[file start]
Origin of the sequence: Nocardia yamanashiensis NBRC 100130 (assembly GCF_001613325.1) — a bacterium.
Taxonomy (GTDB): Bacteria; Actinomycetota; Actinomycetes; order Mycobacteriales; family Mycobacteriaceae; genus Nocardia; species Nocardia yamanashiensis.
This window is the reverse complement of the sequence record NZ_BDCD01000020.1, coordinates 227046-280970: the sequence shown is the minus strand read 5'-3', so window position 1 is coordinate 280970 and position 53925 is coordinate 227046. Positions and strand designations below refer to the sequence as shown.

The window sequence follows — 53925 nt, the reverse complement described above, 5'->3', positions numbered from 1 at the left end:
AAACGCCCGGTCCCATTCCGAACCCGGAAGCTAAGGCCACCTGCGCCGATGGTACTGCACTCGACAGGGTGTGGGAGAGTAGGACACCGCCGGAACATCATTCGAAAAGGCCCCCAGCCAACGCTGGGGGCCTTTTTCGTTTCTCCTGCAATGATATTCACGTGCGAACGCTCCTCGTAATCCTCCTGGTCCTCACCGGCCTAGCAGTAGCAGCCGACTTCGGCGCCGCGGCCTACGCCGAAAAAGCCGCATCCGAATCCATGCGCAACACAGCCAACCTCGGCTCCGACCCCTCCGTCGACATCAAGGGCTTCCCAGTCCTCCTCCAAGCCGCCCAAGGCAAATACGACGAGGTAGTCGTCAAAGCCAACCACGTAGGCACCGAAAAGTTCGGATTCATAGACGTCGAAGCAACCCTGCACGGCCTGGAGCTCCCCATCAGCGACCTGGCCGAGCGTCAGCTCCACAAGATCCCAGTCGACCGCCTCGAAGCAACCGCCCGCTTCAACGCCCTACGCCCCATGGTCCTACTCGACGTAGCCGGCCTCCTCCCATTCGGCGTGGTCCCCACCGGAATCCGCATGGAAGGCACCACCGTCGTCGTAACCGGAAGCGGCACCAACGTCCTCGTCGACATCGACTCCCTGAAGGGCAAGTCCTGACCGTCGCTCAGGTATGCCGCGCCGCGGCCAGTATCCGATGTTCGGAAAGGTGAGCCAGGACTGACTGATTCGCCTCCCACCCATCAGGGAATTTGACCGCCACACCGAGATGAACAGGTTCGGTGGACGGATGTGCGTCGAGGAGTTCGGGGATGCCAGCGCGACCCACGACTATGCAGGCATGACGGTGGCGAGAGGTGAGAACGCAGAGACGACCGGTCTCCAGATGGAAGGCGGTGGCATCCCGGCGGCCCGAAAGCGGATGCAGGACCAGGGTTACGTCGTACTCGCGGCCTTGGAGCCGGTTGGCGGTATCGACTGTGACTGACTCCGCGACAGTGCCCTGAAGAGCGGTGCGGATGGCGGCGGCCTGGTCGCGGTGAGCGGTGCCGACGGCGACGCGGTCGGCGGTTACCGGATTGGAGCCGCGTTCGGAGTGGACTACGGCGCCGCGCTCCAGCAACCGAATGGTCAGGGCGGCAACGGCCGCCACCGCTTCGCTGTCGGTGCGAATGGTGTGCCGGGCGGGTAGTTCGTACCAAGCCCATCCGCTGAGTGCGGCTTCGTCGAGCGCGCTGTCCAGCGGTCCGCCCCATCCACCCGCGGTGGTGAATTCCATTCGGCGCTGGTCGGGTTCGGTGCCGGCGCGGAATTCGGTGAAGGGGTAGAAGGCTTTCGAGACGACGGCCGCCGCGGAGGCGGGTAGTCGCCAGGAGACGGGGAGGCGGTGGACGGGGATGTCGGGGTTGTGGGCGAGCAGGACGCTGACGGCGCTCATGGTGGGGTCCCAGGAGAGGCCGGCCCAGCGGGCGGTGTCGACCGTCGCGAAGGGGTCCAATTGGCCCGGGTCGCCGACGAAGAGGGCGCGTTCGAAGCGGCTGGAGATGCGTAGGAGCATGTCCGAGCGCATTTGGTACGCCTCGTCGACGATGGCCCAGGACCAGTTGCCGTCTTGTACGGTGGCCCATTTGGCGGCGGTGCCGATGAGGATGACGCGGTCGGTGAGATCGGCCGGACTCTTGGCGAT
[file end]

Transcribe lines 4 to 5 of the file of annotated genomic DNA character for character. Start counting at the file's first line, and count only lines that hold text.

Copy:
The window sequence follows — 53925 nt, the reverse complement described above, 5'->3', positions numbered from 1 at the left end:
AAACGCCCGGTCCCATTCCGAACCCGGAAGCTAAGGCCACCTGCGCCGATGGTACTGCACTCGACAGGGTGTGGGAGAGTAGGACACCGCCGGAACATCATTCGAAAAGGCCCCCAGCCAACGCTGGGGGCCTTTTTCGTTTCTCCTGCAATGATATTCACGTGCGAACGCTCCTCGTAATCCTCCTGGTCCTCACCGGCCTAGCAGTAGCAGCCGACTTCGGCGCCGCGGCCTACGCCGAAAAAGCCGCATCCGAATCCATGCGCAACACAGCCAACCTCGGCTCCGACCCCTCCGTCGACATCAAGGGCTTCCCAGTCCTCCTCCAAGCCGCCCAAGGCAAATACGACGAGGTAGTCGTCAAAGCCAACCACGTAGGCACCGAAAAGTTCGGATTCATAGACGTCGAAGCAACCCTGCACGGCCTGGAGCTCCCCATCAGCGACCTGGCCGAGCGTCAGCTCCACAAGATCCCAGTCGACCGCCTCGAAGCAACCGCCCGCTTCAACGCCCTACGCCCCATGGTCCTACTCGACGTAGCCGGCCTCCTCCCATTCGGCGTGGTCCCCACCGGAATCCGCATGGAAGGCACCACCGTCGTCGTAACCGGAAGCGGCACCAACGTCCTCGTCGACATCGACTCCCTGAAGGGCAAGTCCTGACCGTCGCTCAGGTATGCCGCGCCGCGGCCAGTATCCGATGTTCGGAAAGGTGAGCCAGGACTGACTGATTCGCCTCCCACCCATCAGGGAATTTGACCGCCACACCGAGATGAACAGGTTCGGTGGACGGATGTGCGTCGAGGAGTTCGGGGATGCCAGCGCGACCCACGACTATGCAGGCATGACGGTGGCGAGAGGTGAGAACGCAGAGACGACCGGTCTCCAGATGGAAGGCGGTGGCATCCCGGCGGCCCGAAAGCGGATGCAGGACCAGGGTTACGTCGTACTCGCGGCCTTGGAGCCGGTTGGCGGTATCGACTGTGACTGACTCCGCGACAGTGCCCTGAAGAGCGGTGCGGATGGCGGCGGCCTGGTCGCGGTGAGCGGTGCCGACGGCGACGCGGTCGGCGGTTACCGGATTGGAGCCGCGTTCGGAGTGGACTACGGCGCCGCGCTCCAGCAACCGAATGGTCAGGGCGGCAACGGCCGCCACCGCTTCGCTGTCGGTGCGAATGGTGTGCCGGGCGGGTAGTTCGTACCAAGCCCATCCGCTGAGTGCGGCTTCGTCGAGCGCGCTGTCCAGCGGTCCGCCCCATCCACCCGCGGTGGTGAATTCCATTCGGCGCTGGTCGGGTTCGGTGCCGGCGCGGAATTCGGTGAAGGGGTAGAAGGCTTTCGAGACGACGGCCGCCGCGGAGGCGGGTAGTCGCCAGGAGACGGGGAGGCGGTGGACGGGGATGTCGGGGTTGTGGGCGAGCAGGACGCTGACGGCGCTCATGGTGGGGTCCCAGGAGAGGCCGGCCCAGCGGGCGGTGTCGACCGTCGCGAAGGGGTCCAATTGGCCCGGGTCGCCGACGAAGAGGGCGCGTTCGAAGCGGCTGGAGATGCGTAGGAGCATGTCCGAGCGCATTTGGTACGCCTCGTCGACGATGGCCCAGGACCAGTTGCCGTCTTGTACGGTGGCCCATTTGGCGGCGGTGCCGATGAGGATGACGCGGTCGGTGAGATCGGCCGGACTCTTGGCGAT